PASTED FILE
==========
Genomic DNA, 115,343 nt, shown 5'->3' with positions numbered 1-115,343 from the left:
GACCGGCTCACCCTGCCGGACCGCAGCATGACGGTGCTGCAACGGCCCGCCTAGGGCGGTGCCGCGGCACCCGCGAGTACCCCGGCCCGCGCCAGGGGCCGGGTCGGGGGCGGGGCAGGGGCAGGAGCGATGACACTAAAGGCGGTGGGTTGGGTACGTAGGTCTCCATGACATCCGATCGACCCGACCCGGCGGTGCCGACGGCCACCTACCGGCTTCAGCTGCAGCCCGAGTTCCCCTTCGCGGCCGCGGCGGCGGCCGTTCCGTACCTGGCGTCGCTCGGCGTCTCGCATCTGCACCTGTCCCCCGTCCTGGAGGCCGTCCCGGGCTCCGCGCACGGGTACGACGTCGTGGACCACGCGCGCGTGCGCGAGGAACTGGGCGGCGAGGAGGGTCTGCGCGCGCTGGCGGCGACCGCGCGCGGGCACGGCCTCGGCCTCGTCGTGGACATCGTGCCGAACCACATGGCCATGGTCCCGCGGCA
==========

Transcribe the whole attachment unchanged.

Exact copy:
Genomic DNA, 115,343 nt, shown 5'->3' with positions numbered 1-115,343 from the left:
GACCGGCTCACCCTGCCGGACCGCAGCATGACGGTGCTGCAACGGCCCGCCTAGGGCGGTGCCGCGGCACCCGCGAGTACCCCGGCCCGCGCCAGGGGCCGGGTCGGGGGCGGGGCAGGGGCAGGAGCGATGACACTAAAGGCGGTGGGTTGGGTACGTAGGTCTCCATGACATCCGATCGACCCGACCCGGCGGTGCCGACGGCCACCTACCGGCTTCAGCTGCAGCCCGAGTTCCCCTTCGCGGCCGCGGCGGCGGCCGTTCCGTACCTGGCGTCGCTCGGCGTCTCGCATCTGCACCTGTCCCCCGTCCTGGAGGCCGTCCCGGGCTCCGCGCACGGGTACGACGTCGTGGACCACGCGCGCGTGCGCGAGGAACTGGGCGGCGAGGAGGGTCTGCGCGCGCTGGCGGCGACCGCGCGCGGGCACGGCCTCGGCCTCGTCGTGGACATCGTGCCGAACCACATGGCCATGGTCCCGCGGCA